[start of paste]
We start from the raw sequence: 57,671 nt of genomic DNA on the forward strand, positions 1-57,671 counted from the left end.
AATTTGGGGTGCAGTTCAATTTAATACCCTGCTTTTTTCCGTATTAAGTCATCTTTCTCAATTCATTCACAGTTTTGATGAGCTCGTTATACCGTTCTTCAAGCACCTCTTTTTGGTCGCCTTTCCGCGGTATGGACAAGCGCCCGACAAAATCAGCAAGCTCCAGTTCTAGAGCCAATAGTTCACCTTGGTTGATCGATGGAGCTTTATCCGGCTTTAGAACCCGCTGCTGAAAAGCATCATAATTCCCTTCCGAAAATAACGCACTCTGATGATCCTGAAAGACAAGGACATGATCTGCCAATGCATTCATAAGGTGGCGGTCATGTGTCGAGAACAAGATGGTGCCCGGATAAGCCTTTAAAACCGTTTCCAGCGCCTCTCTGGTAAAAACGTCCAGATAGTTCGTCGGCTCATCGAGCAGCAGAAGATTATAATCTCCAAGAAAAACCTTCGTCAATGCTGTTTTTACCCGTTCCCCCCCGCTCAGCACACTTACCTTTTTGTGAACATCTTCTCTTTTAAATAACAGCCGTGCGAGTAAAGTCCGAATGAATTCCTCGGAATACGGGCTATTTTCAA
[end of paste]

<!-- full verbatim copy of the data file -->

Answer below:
We start from the raw sequence: 57,671 nt of genomic DNA on the forward strand, positions 1-57,671 counted from the left end.
AATTTGGGGTGCAGTTCAATTTAATACCCTGCTTTTTTCCGTATTAAGTCATCTTTCTCAATTCATTCACAGTTTTGATGAGCTCGTTATACCGTTCTTCAAGCACCTCTTTTTGGTCGCCTTTCCGCGGTATGGACAAGCGCCCGACAAAATCAGCAAGCTCCAGTTCTAGAGCCAATAGTTCACCTTGGTTGATCGATGGAGCTTTATCCGGCTTTAGAACCCGCTGCTGAAAAGCATCATAATTCCCTTCCGAAAATAACGCACTCTGATGATCCTGAAAGACAAGGACATGATCTGCCAATGCATTCATAAGGTGGCGGTCATGTGTCGAGAACAAGATGGTGCCCGGATAAGCCTTTAAAACCGTTTCCAGCGCCTCTCTGGTAAAAACGTCCAGATAGTTCGTCGGCTCATCGAGCAGCAGAAGATTATAATCTCCAAGAAAAACCTTCGTCAATGCTGTTTTTACCCGTTCCCCCCCGCTCAGCACACTTACCTTTTTGTGAACATCTTCTCTTTTAAATAACAGCCGTGCGAGTAAAGTCCGAATGAATTCCTCGGAATACGGGCTATTTTCAA